Regarding the first method of proving reasonable cause and good faith, the Tax Court agreed that Woodsum had employed a competent and experienced tax firm and that he had provided them with all the information necessary to complete the return properly. However, the court further found that the omission of income from the return was not due to Woodsum’s reliance on any advice that he received from the tax firm. According to the Tax Court, to constitute “advice” within the definition of the regulations, the communication must reflect an analysis or conclusion of the professional or the professional’s judgment. In Woodsum’s case, the Tax Court found that the omission of income on his return was not due to any analysis or conclusion or judgment by the tax firm. Therefore, Woodsum had not relied on professional advice.
The Tax Court concluded that Woodsum could not rely on the omission’s being due to an isolated computational or transcriptional error because while it appeared to be such an error, Woodsum provided no evidence that it was. Thus, the omission remained unexplained, and Woodsum had failed to prove that there was a reasonable cause for the omission and that he had acted in good faith.
The Tax Court further explained that even if Woodsum had provided proof of such an error as the cause of the omission, his reasonable cause defense would fail. Citing Magill, 70 T.C. 465 (1978), the Tax Court noted that even if a taxpayer gives a preparer all the necessary information, the taxpayer still has a duty to read his or her return and make sure that all income items are included on it. The Tax Court stated that the taxpayer did not need to replicate the work done by the preparer but that he must conduct a reasonable review of the return under the circumstances. It found that a reasonable review should have revealed the omission of the income. The court also noted that under Regs. Sec. 1.6664-4(b)(1), the most important factor in evaluating reasonable cause was the extent of the taxpayer’s efforts to assess the proper tax liability, and the evidence showed that Woodsum had made little effort to ensure that his liability on his return was correct.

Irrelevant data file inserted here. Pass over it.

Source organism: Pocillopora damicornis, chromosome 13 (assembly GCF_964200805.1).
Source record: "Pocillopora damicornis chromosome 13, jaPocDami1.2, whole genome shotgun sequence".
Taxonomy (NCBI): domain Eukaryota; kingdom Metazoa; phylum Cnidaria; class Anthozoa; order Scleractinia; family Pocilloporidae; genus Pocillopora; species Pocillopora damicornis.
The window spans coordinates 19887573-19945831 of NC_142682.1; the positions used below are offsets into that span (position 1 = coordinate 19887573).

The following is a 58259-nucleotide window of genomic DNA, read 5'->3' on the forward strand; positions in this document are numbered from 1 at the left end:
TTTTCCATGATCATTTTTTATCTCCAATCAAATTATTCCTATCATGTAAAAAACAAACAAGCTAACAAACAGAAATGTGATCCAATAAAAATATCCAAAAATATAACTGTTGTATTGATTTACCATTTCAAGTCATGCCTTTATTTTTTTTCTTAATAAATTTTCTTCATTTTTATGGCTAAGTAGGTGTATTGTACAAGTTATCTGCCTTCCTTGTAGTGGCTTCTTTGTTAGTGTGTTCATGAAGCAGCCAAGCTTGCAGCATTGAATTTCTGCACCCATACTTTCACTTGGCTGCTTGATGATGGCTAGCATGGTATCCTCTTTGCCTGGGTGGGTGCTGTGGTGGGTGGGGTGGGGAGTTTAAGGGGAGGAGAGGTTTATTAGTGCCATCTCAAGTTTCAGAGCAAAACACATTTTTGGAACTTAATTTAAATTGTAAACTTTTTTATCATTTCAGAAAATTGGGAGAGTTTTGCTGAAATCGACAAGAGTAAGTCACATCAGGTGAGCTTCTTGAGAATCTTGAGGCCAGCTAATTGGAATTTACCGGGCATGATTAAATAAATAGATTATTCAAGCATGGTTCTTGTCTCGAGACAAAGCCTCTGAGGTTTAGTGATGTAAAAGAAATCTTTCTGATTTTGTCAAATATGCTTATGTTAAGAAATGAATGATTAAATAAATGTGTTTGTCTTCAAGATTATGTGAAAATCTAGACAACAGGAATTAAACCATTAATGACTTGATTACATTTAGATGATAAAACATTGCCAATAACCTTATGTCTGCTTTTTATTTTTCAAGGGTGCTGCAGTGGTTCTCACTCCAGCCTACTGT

As the Tax Court stated in its opinion, “the duty of filing accurate returns cannot be avoided by placing responsibility on a tax return preparer.” However, a client will almost certainly hold a practitioner responsible for the results of an error in a return and will probably expect the practitioner to reimburse him or her for a penalty assessed because of the error. While it may be difficult or impossible for a practitioner to make a taxpayer perform a meaningful review of a return, as the Tax Court makes clear in this case, it may save the taxpayer from an accuracy-related penalty and ensure that the practitioner does not end up in a dispute over reimbursing the taxpayer for the penalty.
Woodsum, 136 T.C. No. 29 (2011)